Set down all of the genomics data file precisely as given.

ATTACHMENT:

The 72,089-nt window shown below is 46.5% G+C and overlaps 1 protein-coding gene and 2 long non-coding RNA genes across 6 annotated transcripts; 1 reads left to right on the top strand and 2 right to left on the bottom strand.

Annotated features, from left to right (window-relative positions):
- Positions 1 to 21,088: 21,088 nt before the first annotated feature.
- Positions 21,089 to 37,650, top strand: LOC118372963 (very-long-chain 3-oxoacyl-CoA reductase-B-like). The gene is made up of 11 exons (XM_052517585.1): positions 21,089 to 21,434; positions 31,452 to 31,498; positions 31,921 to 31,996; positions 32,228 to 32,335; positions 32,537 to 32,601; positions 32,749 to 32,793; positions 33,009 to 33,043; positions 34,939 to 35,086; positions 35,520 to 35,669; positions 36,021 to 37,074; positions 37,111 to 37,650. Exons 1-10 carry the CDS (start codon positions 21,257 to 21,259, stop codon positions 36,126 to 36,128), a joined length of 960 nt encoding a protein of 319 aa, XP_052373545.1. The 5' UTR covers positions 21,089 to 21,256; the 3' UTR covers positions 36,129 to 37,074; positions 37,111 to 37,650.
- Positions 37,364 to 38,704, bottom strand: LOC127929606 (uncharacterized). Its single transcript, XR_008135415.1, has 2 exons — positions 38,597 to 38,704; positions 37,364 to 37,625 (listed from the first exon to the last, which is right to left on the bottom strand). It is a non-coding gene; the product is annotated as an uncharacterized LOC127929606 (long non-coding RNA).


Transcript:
The 72,089-nt window shown below is 46.5% G+C and overlaps 1 protein-coding gene and 2 long non-coding RNA genes across 6 annotated transcripts; 1 reads left to right on the top strand and 2 right to left on the bottom strand.

Annotated features, from left to right (window-relative positions):
- Positions 1 to 21,088: 21,088 nt before the first annotated feature.
- Positions 21,089 to 37,650, top strand: LOC118372963 (very-long-chain 3-oxoacyl-CoA reductase-B-like). The gene is made up of 11 exons (XM_052517585.1): positions 21,089 to 21,434; positions 31,452 to 31,498; positions 31,921 to 31,996; positions 32,228 to 32,335; positions 32,537 to 32,601; positions 32,749 to 32,793; positions 33,009 to 33,043; positions 34,939 to 35,086; positions 35,520 to 35,669; positions 36,021 to 37,074; positions 37,111 to 37,650. Exons 1-10 carry the CDS (start codon positions 21,257 to 21,259, stop codon positions 36,126 to 36,128), a joined length of 960 nt encoding a protein of 319 aa, XP_052373545.1. The 5' UTR covers positions 21,089 to 21,256; the 3' UTR covers positions 36,129 to 37,074; positions 37,111 to 37,650.
- Positions 37,364 to 38,704, bottom strand: LOC127929606 (uncharacterized). Its single transcript, XR_008135415.1, has 2 exons — positions 38,597 to 38,704; positions 37,364 to 37,625 (listed from the first exon to the last, which is right to left on the bottom strand). It is a non-coding gene; the product is annotated as an uncharacterized LOC127929606 (long non-coding RNA).